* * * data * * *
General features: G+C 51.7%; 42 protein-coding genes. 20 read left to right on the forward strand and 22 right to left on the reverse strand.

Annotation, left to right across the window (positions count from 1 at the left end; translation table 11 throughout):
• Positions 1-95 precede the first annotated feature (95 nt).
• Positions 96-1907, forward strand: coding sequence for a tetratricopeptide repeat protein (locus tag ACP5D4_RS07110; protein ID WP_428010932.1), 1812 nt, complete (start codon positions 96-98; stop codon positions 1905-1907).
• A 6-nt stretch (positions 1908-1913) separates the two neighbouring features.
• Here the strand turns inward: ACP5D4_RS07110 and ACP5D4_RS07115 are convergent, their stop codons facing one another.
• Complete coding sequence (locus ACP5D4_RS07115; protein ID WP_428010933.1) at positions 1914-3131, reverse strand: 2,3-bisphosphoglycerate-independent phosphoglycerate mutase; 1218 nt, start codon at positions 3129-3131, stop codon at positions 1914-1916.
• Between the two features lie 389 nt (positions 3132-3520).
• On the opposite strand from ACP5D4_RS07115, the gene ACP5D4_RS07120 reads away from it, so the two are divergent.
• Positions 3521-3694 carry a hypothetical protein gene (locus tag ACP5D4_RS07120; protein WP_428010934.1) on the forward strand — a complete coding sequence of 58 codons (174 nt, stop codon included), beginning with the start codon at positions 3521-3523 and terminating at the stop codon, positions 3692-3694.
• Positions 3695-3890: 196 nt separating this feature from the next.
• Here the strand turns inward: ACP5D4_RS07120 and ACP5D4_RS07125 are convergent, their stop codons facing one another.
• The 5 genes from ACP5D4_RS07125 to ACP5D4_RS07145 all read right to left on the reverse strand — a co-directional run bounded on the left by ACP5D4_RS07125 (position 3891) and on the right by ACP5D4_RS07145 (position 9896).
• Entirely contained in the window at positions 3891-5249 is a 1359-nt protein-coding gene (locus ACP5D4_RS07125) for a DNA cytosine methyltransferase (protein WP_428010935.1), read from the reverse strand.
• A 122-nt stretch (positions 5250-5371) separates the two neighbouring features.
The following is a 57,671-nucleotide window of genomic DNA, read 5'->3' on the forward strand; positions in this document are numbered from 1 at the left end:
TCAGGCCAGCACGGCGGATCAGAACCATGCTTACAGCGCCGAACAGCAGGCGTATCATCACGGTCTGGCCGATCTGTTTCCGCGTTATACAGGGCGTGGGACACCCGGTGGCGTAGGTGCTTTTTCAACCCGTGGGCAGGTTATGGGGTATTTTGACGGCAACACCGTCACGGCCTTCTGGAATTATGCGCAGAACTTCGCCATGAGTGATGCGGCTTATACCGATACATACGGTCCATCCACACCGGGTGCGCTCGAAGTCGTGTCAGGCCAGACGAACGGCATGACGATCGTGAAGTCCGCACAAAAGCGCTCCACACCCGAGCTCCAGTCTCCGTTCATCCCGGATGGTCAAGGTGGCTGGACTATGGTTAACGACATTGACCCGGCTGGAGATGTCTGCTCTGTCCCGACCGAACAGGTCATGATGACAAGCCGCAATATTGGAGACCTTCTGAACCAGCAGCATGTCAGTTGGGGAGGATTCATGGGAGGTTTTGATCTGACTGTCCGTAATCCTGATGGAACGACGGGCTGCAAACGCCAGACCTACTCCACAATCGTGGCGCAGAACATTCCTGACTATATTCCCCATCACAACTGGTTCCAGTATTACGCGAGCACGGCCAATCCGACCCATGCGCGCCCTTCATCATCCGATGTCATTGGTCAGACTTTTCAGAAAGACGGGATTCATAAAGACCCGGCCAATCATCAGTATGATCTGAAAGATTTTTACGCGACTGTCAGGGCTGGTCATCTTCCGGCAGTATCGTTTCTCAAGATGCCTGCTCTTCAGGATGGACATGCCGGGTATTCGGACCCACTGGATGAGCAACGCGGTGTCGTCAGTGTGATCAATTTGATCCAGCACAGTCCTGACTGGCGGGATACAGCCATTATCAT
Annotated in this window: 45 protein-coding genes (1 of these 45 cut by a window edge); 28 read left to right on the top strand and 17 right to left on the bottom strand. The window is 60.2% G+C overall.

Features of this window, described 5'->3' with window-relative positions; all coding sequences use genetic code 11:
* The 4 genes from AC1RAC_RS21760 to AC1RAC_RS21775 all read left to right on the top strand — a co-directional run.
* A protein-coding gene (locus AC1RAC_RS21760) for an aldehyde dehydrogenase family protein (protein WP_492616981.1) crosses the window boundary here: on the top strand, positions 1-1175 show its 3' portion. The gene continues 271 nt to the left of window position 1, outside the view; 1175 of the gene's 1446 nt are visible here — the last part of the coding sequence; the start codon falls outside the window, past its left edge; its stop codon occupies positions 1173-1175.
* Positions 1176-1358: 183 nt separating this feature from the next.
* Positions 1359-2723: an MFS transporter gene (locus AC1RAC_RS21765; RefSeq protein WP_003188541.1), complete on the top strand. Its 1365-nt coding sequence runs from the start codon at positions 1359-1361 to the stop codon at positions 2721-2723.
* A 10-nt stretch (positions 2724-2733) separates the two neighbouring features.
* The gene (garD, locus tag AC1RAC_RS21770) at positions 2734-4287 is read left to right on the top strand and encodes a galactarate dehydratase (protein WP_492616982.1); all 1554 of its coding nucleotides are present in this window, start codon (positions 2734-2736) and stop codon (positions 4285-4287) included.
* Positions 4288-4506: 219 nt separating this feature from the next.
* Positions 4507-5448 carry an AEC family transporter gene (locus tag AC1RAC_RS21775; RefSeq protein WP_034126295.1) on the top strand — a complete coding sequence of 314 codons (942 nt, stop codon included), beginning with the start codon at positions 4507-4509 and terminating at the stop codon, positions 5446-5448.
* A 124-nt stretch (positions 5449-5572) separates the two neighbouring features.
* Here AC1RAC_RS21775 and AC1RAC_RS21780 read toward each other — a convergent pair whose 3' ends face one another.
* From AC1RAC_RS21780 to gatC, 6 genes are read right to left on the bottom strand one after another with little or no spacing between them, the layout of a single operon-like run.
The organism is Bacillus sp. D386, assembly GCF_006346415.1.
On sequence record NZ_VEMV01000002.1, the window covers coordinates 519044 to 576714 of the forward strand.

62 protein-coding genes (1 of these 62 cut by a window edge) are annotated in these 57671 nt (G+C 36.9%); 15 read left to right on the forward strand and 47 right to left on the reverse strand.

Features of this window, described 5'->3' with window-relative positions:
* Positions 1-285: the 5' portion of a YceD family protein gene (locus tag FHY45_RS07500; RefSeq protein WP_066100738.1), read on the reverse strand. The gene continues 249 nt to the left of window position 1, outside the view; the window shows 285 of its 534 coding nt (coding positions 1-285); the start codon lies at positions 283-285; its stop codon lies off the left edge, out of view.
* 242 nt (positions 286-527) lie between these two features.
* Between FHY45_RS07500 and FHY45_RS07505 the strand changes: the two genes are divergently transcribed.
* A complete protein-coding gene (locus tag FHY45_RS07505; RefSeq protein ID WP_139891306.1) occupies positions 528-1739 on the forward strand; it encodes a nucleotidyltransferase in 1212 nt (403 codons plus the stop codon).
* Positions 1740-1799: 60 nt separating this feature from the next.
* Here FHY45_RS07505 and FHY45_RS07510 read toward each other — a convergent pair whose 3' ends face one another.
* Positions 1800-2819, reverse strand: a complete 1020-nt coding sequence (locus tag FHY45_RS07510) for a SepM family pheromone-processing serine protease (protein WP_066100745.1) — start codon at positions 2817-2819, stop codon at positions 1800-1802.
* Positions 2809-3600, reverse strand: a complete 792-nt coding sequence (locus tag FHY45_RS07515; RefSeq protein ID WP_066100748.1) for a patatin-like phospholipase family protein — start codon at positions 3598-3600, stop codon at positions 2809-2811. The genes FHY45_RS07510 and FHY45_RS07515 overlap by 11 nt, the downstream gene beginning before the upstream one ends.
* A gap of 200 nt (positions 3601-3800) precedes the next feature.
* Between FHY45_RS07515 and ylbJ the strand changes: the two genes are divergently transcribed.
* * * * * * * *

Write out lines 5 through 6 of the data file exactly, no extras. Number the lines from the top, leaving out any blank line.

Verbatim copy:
• A 6-nt stretch (positions 1908-1913) separates the two neighbouring features.
• Here the strand turns inward: ACP5D4_RS07110 and ACP5D4_RS07115 are convergent, their stop codons facing one another.